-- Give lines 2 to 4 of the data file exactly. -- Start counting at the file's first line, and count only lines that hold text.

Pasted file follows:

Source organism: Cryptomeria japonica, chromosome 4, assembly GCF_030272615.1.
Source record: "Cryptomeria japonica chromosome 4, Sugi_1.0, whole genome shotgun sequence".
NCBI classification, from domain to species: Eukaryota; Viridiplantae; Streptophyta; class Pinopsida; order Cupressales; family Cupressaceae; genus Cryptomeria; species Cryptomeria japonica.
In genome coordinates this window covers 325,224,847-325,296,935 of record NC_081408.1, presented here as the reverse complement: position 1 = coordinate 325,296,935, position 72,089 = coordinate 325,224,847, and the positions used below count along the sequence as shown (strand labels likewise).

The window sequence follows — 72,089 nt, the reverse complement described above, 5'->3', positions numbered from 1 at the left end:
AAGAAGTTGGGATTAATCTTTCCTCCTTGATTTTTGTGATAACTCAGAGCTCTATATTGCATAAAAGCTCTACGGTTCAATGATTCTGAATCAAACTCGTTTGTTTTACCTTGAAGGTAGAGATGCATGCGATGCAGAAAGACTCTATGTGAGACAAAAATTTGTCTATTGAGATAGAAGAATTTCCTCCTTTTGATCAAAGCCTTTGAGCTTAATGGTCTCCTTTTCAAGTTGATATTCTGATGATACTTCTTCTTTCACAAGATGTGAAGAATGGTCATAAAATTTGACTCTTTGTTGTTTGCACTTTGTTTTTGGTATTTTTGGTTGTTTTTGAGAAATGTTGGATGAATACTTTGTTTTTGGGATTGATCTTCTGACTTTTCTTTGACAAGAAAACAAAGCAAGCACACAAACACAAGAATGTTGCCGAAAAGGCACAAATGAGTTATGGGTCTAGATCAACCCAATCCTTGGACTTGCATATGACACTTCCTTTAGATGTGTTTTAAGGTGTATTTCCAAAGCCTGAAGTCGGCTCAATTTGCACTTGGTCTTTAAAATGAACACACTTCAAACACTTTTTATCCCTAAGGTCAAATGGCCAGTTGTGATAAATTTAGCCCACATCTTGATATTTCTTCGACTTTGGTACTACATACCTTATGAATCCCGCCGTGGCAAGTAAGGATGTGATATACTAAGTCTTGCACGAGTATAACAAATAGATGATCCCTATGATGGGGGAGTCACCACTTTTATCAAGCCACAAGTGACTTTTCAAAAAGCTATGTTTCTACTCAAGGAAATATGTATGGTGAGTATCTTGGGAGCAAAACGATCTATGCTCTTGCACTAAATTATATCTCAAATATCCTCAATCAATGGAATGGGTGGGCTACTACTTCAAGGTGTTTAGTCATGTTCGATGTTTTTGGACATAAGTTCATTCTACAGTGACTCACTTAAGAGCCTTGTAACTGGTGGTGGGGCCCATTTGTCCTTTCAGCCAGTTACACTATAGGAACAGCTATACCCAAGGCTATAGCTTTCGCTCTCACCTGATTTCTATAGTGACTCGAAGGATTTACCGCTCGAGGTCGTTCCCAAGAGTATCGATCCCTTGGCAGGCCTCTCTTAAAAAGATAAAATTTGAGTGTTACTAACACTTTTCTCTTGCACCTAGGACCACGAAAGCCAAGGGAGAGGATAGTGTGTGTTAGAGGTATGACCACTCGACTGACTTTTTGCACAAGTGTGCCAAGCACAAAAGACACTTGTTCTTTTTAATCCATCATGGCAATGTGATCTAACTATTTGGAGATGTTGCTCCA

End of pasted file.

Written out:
Source record: "Cryptomeria japonica chromosome 4, Sugi_1.0, whole genome shotgun sequence".
NCBI classification, from domain to species: Eukaryota; Viridiplantae; Streptophyta; class Pinopsida; order Cupressales; family Cupressaceae; genus Cryptomeria; species Cryptomeria japonica.
In genome coordinates this window covers 325,224,847-325,296,935 of record NC_081408.1, presented here as the reverse complement: position 1 = coordinate 325,296,935, position 72,089 = coordinate 325,224,847, and the positions used below count along the sequence as shown (strand labels likewise).